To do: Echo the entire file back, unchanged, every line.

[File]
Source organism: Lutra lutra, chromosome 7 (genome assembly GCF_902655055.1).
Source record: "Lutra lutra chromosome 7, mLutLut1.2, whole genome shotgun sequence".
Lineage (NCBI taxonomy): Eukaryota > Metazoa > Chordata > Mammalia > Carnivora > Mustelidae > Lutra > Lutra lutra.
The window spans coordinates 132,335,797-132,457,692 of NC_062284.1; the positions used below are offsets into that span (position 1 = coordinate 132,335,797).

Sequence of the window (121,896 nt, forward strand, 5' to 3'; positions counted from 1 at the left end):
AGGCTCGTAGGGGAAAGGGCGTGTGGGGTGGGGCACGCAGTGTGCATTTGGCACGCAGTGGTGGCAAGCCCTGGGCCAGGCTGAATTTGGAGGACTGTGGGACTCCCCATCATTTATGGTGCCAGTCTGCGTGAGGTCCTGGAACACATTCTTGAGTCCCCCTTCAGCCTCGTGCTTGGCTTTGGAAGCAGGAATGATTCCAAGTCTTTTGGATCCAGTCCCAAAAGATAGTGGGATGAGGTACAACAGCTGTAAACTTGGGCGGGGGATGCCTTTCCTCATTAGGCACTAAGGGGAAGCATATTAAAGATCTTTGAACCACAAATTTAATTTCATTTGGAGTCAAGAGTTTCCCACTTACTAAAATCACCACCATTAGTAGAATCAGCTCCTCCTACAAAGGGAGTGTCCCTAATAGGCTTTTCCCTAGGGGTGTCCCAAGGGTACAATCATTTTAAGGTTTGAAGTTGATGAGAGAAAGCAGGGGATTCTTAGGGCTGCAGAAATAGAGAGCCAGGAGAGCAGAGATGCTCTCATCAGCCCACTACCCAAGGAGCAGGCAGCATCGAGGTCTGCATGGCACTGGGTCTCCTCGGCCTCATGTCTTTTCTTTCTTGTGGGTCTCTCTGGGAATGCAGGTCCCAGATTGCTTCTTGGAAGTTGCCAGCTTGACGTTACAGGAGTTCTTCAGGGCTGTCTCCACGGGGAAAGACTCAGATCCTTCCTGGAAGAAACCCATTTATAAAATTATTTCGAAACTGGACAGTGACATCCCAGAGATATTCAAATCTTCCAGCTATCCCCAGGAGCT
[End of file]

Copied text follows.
Source organism: Lutra lutra, chromosome 7 (genome assembly GCF_902655055.1).
Source record: "Lutra lutra chromosome 7, mLutLut1.2, whole genome shotgun sequence".
Lineage (NCBI taxonomy): Eukaryota > Metazoa > Chordata > Mammalia > Carnivora > Mustelidae > Lutra > Lutra lutra.
The window spans coordinates 132,335,797-132,457,692 of NC_062284.1; the positions used below are offsets into that span (position 1 = coordinate 132,335,797).

Sequence of the window (121,896 nt, forward strand, 5' to 3'; positions counted from 1 at the left end):
AGGCTCGTAGGGGAAAGGGCGTGTGGGGTGGGGCACGCAGTGTGCATTTGGCACGCAGTGGTGGCAAGCCCTGGGCCAGGCTGAATTTGGAGGACTGTGGGACTCCCCATCATTTATGGTGCCAGTCTGCGTGAGGTCCTGGAACACATTCTTGAGTCCCCCTTCAGCCTCGTGCTTGGCTTTGGAAGCAGGAATGATTCCAAGTCTTTTGGATCCAGTCCCAAAAGATAGTGGGATGAGGTACAACAGCTGTAAACTTGGGCGGGGGATGCCTTTCCTCATTAGGCACTAAGGGGAAGCATATTAAAGATCTTTGAACCACAAATTTAATTTCATTTGGAGTCAAGAGTTTCCCACTTACTAAAATCACCACCATTAGTAGAATCAGCTCCTCCTACAAAGGGAGTGTCCCTAATAGGCTTTTCCCTAGGGGTGTCCCAAGGGTACAATCATTTTAAGGTTTGAAGTTGATGAGAGAAAGCAGGGGATTCTTAGGGCTGCAGAAATAGAGAGCCAGGAGAGCAGAGATGCTCTCATCAGCCCACTACCCAAGGAGCAGGCAGCATCGAGGTCTGCATGGCACTGGGTCTCCTCGGCCTCATGTCTTTTCTTTCTTGTGGGTCTCTCTGGGAATGCAGGTCCCAGATTGCTTCTTGGAAGTTGCCAGCTTGACGTTACAGGAGTTCTTCAGGGCTGTCTCCACGGGGAAAGACTCAGATCCTTCCTGGAAGAAACCCATTTATAAAATTATTTCGAAACTGGACAGTGACATCCCAGAGATATTCAAATCTTCCAGCTATCCCCAGGAGCT